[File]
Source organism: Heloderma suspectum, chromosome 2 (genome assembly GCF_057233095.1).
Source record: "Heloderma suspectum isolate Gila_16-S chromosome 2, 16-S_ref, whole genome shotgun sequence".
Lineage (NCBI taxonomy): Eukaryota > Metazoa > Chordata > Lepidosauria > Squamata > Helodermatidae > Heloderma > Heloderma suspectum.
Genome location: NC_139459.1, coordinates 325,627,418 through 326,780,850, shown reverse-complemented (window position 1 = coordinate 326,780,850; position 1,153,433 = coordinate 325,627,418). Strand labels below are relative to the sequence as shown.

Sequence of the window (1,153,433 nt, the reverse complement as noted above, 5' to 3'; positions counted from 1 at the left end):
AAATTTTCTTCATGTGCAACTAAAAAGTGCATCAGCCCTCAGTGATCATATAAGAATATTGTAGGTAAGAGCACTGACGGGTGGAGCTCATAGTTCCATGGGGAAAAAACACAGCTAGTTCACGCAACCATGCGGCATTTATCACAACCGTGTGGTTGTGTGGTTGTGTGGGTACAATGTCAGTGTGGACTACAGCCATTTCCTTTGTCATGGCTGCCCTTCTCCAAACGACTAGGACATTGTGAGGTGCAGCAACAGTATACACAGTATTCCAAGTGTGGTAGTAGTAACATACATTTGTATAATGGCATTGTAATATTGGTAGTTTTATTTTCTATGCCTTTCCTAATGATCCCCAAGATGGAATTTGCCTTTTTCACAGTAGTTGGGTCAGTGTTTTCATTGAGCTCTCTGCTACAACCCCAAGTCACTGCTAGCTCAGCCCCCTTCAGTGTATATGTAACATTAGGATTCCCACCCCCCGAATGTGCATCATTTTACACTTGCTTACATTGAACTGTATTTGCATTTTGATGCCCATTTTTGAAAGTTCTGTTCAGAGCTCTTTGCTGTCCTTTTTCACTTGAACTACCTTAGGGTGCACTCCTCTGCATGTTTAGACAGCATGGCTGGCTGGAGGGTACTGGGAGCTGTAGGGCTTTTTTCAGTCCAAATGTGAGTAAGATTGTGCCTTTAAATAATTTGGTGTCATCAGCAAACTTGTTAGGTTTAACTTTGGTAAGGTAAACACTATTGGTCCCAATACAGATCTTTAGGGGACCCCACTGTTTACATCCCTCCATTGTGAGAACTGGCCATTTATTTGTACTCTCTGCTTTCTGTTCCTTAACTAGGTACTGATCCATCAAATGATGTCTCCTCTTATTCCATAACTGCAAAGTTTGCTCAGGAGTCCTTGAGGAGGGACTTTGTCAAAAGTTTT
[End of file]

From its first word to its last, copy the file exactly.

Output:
Source organism: Heloderma suspectum, chromosome 2 (genome assembly GCF_057233095.1).
Source record: "Heloderma suspectum isolate Gila_16-S chromosome 2, 16-S_ref, whole genome shotgun sequence".
Lineage (NCBI taxonomy): Eukaryota > Metazoa > Chordata > Lepidosauria > Squamata > Helodermatidae > Heloderma > Heloderma suspectum.
Genome location: NC_139459.1, coordinates 325,627,418 through 326,780,850, shown reverse-complemented (window position 1 = coordinate 326,780,850; position 1,153,433 = coordinate 325,627,418). Strand labels below are relative to the sequence as shown.

Sequence of the window (1,153,433 nt, the reverse complement as noted above, 5' to 3'; positions counted from 1 at the left end):
AAATTTTCTTCATGTGCAACTAAAAAGTGCATCAGCCCTCAGTGATCATATAAGAATATTGTAGGTAAGAGCACTGACGGGTGGAGCTCATAGTTCCATGGGGAAAAAACACAGCTAGTTCACGCAACCATGCGGCATTTATCACAACCGTGTGGTTGTGTGGTTGTGTGGGTACAATGTCAGTGTGGACTACAGCCATTTCCTTTGTCATGGCTGCCCTTCTCCAAACGACTAGGACATTGTGAGGTGCAGCAACAGTATACACAGTATTCCAAGTGTGGTAGTAGTAACATACATTTGTATAATGGCATTGTAATATTGGTAGTTTTATTTTCTATGCCTTTCCTAATGATCCCCAAGATGGAATTTGCCTTTTTCACAGTAGTTGGGTCAGTGTTTTCATTGAGCTCTCTGCTACAACCCCAAGTCACTGCTAGCTCAGCCCCCTTCAGTGTATATGTAACATTAGGATTCCCACCCCCCGAATGTGCATCATTTTACACTTGCTTACATTGAACTGTATTTGCATTTTGATGCCCATTTTTGAAAGTTCTGTTCAGAGCTCTTTGCTGTCCTTTTTCACTTGAACTACCTTAGGGTGCACTCCTCTGCATGTTTAGACAGCATGGCTGGCTGGAGGGTACTGGGAGCTGTAGGGCTTTTTTCAGTCCAAATGTGAGTAAGATTGTGCCTTTAAATAATTTGGTGTCATCAGCAAACTTGTTAGGTTTAACTTTGGTAAGGTAAACACTATTGGTCCCAATACAGATCTTTAGGGGACCCCACTGTTTACATCCCTCCATTGTGAGAACTGGCCATTTATTTGTACTCTCTGCTTTCTGTTCCTTAACTAGGTACTGATCCATCAAATGATGTCTCCTCTTATTCCATAACTGCAAAGTTTGCTCAGGAGTCCTTGAGGAGGGACTTTGTCAAAAGTTTT